I challenge you to think through the Scriptures, Old Testament and New, and to recall all of the times when God instructed His people to remember their roots, in order that they might be humbled and serve God in truth. How easy it is for us to forget that we are what we are by the grace of God, apart from anything we have done, or will do. To God be the glory!
113 This does not include references to “Abram,” prior to the time when God changed his name to “Abraham” in Genesis 17.
115 Abraham was first promised a “seed” in Genesis 12:2 at the age of 75 (12:4). A more specific promise was given in Genesis 15:4. Abram was between 75 and 86 (16:16) when he was reckoned to be righteous by God, as recorded in Genesis 15:6. Isaac, the son of promise, was born to Abraham and Sarah when Abraham was 100 years old, and Sarah was 90 (17:17; 21:5).
116 I can well remember my first impression of this, while stranded at the airport in Bombay. One of the outcast class was sweeping the sidewalk with a primitive broom. This woman would not even look up at me, and those who passed her by would not even look at her, to acknowledge her as a person. She was not only looked down upon; she was not even looked at.
117 Abraham made it clear to Abimelech that this was not just the second time he had passed off Sarah as his sister. He explained that this was the agreement they had made long ago which they consistently practiced everywhere they went (see Genesis 20:13). It was Abraham’s foreign policy, based upon his fear of death. His resurrection faith would soon outrun his fear of death (see Genesis 22).
118 The verb rendered “reckon,” according to Thayer’s Greek-English Lexicon of the New Testament, p. 379, is used 31 times in the New Testament. Of these 31 instances, Paul employs the term in all but 4 occurrences. Eleven of the 27 uses by Paul are found in Romans 4. Imputation is a dominant theme in chapter 4.
121 Paul will elsewhere emphasize that even our faith is God’s gift and not some work of our own (see Ephesians 2:1-10).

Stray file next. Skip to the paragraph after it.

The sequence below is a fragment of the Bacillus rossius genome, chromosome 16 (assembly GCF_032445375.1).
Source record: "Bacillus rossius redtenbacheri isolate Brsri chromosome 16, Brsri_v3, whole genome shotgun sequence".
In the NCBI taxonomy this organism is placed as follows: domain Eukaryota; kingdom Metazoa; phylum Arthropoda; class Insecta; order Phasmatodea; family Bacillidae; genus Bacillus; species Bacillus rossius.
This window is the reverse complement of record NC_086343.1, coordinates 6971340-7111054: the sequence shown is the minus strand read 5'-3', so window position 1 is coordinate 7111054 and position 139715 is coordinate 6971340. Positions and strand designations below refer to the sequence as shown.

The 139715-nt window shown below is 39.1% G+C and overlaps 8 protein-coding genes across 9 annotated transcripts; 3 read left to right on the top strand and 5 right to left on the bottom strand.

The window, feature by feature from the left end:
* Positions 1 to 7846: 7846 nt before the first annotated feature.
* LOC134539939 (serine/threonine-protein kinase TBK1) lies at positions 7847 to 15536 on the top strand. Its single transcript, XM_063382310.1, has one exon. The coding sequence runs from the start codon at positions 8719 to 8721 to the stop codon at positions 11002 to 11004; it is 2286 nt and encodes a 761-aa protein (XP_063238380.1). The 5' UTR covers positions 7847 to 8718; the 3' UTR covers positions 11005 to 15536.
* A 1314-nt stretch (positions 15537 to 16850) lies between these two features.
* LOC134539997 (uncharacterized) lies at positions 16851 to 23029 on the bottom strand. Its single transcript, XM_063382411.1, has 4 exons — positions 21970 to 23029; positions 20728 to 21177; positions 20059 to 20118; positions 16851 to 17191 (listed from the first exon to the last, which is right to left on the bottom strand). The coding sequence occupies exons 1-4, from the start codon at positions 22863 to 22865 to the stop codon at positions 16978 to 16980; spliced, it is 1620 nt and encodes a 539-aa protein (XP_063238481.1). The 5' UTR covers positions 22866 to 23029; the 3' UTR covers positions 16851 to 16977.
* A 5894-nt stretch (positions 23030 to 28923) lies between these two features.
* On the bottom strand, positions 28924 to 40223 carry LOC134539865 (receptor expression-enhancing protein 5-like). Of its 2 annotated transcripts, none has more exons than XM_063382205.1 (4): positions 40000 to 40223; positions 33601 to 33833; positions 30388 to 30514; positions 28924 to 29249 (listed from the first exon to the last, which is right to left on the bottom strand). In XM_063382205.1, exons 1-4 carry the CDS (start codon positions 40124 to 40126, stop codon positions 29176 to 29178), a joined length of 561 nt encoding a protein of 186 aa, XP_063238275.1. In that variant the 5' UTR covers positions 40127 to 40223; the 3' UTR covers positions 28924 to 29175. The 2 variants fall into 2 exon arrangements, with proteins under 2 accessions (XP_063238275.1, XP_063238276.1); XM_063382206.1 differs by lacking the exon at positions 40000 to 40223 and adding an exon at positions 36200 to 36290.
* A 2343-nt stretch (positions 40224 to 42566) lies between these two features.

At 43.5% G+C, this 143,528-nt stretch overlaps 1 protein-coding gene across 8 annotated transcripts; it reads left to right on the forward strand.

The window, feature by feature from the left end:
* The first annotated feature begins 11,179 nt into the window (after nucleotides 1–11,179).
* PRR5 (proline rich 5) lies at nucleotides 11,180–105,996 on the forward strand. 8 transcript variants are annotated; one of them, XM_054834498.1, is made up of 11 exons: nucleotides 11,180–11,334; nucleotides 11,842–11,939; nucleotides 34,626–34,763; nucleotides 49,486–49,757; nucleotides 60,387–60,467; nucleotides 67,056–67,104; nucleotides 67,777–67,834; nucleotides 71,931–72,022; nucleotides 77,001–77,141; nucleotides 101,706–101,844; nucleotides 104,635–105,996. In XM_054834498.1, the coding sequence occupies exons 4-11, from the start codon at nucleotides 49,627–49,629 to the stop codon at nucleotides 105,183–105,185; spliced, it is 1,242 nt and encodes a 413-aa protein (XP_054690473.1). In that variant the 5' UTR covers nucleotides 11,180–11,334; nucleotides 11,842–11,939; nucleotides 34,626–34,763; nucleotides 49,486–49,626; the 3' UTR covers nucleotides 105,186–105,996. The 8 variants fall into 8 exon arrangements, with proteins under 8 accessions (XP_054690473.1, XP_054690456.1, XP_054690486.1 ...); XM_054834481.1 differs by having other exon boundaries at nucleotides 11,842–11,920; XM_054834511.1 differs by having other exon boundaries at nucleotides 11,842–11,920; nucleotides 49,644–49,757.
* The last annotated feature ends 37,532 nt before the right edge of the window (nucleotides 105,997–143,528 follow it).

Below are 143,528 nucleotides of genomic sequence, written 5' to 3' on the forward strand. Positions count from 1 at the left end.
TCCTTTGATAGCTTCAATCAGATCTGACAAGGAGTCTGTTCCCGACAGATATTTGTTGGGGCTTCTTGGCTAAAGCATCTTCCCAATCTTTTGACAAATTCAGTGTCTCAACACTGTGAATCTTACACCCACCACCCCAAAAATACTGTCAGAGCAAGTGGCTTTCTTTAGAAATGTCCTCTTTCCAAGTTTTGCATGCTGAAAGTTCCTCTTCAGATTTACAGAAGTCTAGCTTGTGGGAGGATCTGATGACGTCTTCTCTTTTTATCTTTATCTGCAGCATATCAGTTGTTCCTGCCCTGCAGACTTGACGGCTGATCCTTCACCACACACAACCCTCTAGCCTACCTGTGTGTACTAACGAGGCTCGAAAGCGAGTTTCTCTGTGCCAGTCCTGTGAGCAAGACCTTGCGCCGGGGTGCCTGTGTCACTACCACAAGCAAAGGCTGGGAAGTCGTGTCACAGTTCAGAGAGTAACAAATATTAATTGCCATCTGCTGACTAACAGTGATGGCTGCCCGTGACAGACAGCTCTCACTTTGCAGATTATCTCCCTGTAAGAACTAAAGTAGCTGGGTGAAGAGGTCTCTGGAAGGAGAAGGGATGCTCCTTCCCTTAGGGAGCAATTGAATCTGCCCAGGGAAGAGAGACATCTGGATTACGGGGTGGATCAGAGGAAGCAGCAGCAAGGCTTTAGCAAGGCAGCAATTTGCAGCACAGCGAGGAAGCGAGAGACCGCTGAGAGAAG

122 The rainbow was the sign of the Noahic Covenant (Genesis 9:8-17). Circumcision was the sign of the Abrahamic Covenant (Genesis 17:9-14). The Sabbath was the sign of the Mosaic Covenant (Exodus 31:12-17).
123 There is a great deal of discussion in the commentaries about the exact meaning of the term twice rendered “because of” in Romans 4:25. Regardless of the meaning we give to this term, the point remains: both the death and the resurrection of our Lord were necessary for man’s salvation.
124 The “reasoning of Abraham’s faith” is even more clearly stated in Hebrews 11:17-19. In this case, it was Abraham’s reasoning in relationship to the command of God to offer up Isaac as a sacrifice. I believe Abraham “reasoned” that God was able to “raise men even from the dead” (11:19) on the basis of Isaac’s birth. If Abraham and Sarah were “dead” with respect to child-bearing, then God gave life from death in the conception and birth of Isaac. If God could, as it were, raise Isaac into existence, from the dead, then Abraham reasoned that God could raise him back to life, after he was offered up to God as a sacrifice. How often men want God to tell them exactly what to do when God desires for men to reason it out by faith. I do not believe God is as pleased with unthinking obedience as He is with reasoned obedience, an obedience based upon the reasoning of faith. Faith not only has its reasons, it reasons.
125 I see here a deliberate contrast between Abraham’s “giving glory to God” (verse 20) and the unbelief of men as described in chapter 1: “For even though they knew God, they did not honor [literally, “glorify,” see marginal note in NASB] Him as God, or give thanks (1:21). While these unbelievers became increasingly darkened in their understanding of God and of reality (1:21-22), Abraham saw God and life ever more clearly (4:19-21).